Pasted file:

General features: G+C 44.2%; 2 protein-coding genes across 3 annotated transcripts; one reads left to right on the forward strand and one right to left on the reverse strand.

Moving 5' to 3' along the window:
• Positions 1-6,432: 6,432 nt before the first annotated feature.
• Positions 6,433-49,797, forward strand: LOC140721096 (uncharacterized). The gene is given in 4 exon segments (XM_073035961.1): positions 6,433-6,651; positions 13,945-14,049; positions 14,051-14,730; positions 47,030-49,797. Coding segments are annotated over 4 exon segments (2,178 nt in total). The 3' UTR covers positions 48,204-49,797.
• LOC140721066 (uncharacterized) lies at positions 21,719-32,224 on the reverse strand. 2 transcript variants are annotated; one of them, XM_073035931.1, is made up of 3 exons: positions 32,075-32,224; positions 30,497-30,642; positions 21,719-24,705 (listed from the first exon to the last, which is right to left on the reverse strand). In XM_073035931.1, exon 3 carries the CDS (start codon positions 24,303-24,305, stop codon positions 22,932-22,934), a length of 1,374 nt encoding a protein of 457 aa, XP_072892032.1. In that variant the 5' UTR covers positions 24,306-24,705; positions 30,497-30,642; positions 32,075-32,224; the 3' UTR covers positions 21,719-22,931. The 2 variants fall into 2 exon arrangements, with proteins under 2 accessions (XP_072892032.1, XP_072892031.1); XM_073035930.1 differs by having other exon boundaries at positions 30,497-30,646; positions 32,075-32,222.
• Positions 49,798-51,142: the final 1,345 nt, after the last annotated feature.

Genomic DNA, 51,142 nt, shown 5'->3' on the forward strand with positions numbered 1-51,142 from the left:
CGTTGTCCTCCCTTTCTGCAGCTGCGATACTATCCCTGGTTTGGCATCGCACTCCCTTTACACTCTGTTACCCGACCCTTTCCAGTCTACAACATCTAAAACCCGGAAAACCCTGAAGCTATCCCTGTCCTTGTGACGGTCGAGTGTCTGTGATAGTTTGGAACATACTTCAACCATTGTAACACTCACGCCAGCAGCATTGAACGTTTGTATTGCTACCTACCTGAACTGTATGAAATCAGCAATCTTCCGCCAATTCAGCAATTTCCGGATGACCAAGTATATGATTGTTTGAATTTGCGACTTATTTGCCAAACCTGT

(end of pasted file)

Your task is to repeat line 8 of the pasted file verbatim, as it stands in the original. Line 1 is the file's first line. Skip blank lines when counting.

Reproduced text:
CGTTGTCCTCCCTTTCTGCAGCTGCGATACTATCCCTGGTTTGGCATCGCACTCCCTTTACACTCTGTTACCCGACCCTTTCCAGTCTACAACATCTAAAACCCGGAAAACCCTGAAGCTATCCCTGTCCTTGTGACGGTCGAGTGTCTGTGATAGTTTGGAACATACTTCAACCATTGTAACACTCACGCCAGCAGCATTGAACGTTTGTATTGCTACCTACCTGAACTGTATGAAATCAGCAATCTTCCGCCAATTCAGCAATTTCCGGATGACCAAGTATATGATTGTTTGAATTTGCGACTTATTTGCCAAACCTGT